Investing in stocks 101
Gillies says that that “When should I sell?” is one of the most popular investment questions. It’s a lot harder to answer than “When should I buy?” We worry we’ll sell too soon, leaving potential profits on the table. We worry we’ll sell too late, perhaps after a 20 percent pullback from an all-time high. We make decisions based on emotion - for example, selling in a fit following a bad earnings report.
He says he has made a resolution that he will not sell a share of stock this year and perhaps beyond. This follows several experiences where the prices went up after he sold the shares he held.
In one instance, Gillies says he had not one, but two chances to hold shares he had purchased in UnitedHealth Group, which is listed on the New York Stock Exchange. Previously, he owned shares in two smaller regional Health Management Organisations (HMOs)-Oxford Health Plans and Mid Atlantic Medical Services.
UnitedHealth acquired the two HMOs and he made a 43 percent profit on his Mid Atlantic sale and 14 percent on his Oxford sale. Both sound like good deals, but if he had not sold the UnitedHealth shares, he would be sitting on near doubles since the acquisitions.
It is often said that a good investor on the stock exchange is one who is prepared to lose his or her entire investment. My interpretation of this is that you should not invest your kitchen budget or school fees money on the stock exchange.
While there is no law stopping you from doing this, you will be one of those shoring up the number of hits on the Nairobi Stock Exchange website or the number of sales made by newspapers as you seek to find out the closing price of your stock everyday.
What you should do is to invest in a good company, which guarantees that you will earn regular annual income through dividends. If you have invested in several companies then you will have several incomes, which will take care of your kitchen budget or school fees. If the portfolio of shares you hold is big, you could actually live off dividends and capital gains on the stock exchange.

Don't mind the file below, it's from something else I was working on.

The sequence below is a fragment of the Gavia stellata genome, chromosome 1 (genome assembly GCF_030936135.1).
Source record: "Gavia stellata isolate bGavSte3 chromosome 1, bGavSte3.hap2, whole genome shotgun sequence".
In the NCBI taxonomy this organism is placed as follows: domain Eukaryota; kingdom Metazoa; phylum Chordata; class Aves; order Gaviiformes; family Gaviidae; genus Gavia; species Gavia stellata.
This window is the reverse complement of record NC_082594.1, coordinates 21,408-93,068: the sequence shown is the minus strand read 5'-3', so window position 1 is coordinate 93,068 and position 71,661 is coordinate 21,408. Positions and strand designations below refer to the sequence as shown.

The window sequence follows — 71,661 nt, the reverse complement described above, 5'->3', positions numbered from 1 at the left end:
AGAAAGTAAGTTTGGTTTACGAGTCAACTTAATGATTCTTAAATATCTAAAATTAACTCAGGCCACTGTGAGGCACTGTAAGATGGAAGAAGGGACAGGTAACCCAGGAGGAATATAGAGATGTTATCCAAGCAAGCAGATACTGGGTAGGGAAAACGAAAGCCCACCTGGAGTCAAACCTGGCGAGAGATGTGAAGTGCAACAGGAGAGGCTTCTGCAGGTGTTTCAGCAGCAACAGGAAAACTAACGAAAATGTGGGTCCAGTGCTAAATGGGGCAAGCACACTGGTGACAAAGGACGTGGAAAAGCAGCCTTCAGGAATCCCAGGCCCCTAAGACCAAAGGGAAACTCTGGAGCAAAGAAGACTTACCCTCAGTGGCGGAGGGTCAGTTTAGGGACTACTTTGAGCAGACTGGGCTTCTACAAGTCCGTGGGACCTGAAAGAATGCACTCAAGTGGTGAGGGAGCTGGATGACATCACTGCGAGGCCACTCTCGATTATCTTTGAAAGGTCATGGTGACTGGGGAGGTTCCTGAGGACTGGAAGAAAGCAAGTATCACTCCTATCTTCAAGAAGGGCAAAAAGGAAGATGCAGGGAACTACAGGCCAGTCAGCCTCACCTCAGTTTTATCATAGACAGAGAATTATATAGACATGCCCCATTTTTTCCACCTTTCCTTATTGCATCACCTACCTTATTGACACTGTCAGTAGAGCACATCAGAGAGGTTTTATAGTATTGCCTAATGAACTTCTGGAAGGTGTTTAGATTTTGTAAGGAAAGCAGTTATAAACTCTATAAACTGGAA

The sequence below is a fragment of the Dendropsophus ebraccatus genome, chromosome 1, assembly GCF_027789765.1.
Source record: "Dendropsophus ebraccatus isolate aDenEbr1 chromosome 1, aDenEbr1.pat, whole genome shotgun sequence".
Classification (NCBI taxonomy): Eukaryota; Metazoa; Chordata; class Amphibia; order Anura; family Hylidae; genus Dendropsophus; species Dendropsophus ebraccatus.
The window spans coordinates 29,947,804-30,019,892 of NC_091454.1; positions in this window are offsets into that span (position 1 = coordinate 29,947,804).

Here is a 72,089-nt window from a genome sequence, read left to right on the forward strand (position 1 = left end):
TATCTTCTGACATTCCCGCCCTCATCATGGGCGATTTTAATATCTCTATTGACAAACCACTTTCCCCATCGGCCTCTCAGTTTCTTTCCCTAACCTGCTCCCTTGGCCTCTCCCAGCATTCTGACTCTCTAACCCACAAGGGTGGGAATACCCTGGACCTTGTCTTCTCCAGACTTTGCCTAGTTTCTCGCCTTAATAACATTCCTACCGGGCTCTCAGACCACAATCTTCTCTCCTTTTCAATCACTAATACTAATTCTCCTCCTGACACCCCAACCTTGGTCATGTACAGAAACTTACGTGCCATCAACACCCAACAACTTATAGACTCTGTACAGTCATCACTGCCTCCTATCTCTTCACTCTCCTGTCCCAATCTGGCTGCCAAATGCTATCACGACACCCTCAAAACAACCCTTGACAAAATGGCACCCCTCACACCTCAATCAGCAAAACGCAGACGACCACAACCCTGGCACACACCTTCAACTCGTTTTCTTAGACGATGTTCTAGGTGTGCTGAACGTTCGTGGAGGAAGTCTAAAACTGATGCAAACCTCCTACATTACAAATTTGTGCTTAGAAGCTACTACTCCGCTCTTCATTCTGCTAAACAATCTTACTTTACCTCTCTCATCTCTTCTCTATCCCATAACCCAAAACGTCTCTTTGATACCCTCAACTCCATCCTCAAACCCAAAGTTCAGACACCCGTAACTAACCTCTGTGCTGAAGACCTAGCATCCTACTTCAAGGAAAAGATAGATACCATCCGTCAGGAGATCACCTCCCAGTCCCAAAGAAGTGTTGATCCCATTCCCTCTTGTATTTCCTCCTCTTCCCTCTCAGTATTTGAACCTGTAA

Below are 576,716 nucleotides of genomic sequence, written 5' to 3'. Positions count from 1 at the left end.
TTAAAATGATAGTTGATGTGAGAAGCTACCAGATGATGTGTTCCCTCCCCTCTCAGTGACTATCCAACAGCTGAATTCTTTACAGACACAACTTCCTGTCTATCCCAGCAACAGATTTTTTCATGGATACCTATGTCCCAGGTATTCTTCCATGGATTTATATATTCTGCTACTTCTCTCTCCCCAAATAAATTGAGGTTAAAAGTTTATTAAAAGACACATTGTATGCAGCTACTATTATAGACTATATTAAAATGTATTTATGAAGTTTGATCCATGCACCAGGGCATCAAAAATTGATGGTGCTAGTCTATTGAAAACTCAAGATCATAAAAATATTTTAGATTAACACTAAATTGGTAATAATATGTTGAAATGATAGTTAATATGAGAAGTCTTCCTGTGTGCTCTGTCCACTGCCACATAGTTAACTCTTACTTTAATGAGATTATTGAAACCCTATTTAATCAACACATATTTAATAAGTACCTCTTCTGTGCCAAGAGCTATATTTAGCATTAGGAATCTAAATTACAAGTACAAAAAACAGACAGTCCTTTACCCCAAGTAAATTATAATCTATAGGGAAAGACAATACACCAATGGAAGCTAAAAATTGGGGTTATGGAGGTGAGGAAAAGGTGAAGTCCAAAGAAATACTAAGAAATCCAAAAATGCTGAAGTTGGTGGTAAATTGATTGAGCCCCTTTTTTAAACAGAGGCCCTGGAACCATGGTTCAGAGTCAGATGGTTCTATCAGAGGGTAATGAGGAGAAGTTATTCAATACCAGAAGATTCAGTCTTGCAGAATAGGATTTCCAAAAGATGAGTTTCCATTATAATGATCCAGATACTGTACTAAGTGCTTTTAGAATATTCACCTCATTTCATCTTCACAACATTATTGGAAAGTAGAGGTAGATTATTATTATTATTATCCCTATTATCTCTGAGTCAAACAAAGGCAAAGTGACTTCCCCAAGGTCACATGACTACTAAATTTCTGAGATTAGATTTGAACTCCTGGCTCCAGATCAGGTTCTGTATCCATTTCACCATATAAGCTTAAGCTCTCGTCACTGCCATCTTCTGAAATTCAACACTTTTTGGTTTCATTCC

A capital gain comes about when you buy a share, for example at 10 shillings ($0,14) and sell it at 100 shillings ($1,39). Under the current Kenya taxation laws, you will not pay any tax for the 90 shillings ($1,25) profit.
Dividends are mostly paid annually. Some companies pay more than one dividend in a year, an interim dividend and a final dividend. A dividend is basically a paycheck for being one of the owners of the company or companies in which you hold shares.
Unlike in capital gains, Kenyan shareholders pay a 5 percent withholding tax on dividend payments and 10 percent for non-resident shareholders. Non-residents may be entitled to a tax credit in their country of residence, either under domestic law or under tax treaties.
Kenya has entered into non-double taxation treaties with Canada, Denmark, Germany, India, Norway, Sweden, the United Kingdom and Zambia. Treaties with Italy, Uganda and Tanzania have been signed, but are not yet in force.
In Kenya, you can only buy shares trough an intermediary, usually a stockbroker. Purchases or sale of shares below 100 000 attract a commission of 2 percent while those above 100 000 attract a commission of 1 percent.
However, you can buy the minimum number of shares, which is only 100. This dispels the myth that you need a lump sum to invest in shares. For example, assuming that when KenGen shares will be open to buying and selling on the stock exchange on 17 May 2006 at 11,90 ($0,16) per share, with 1 190 shillings ($16,55) plus 23.80 shillings ($0,33) you can become a shareholder in the electricity generating company.
You can then regularly, perhaps monthly, top up your portfolio through buying more shares in your company or companies of choice.
In the KenGen IPO, some 32 975 422 shares have been reserved for the 1 480 staff of the company. It may be a good idea to have a provision barring them from selling their portfolio for a certain period. If this has been done, well and good, if it hasn’t, may be it is too late or may be not.
But when Telkom South Africa was privatised, retired staff were not in a position to sell their shares during the first two years after the IPO. Today many of them have more cash than they ever dreamed of, in form of shares.
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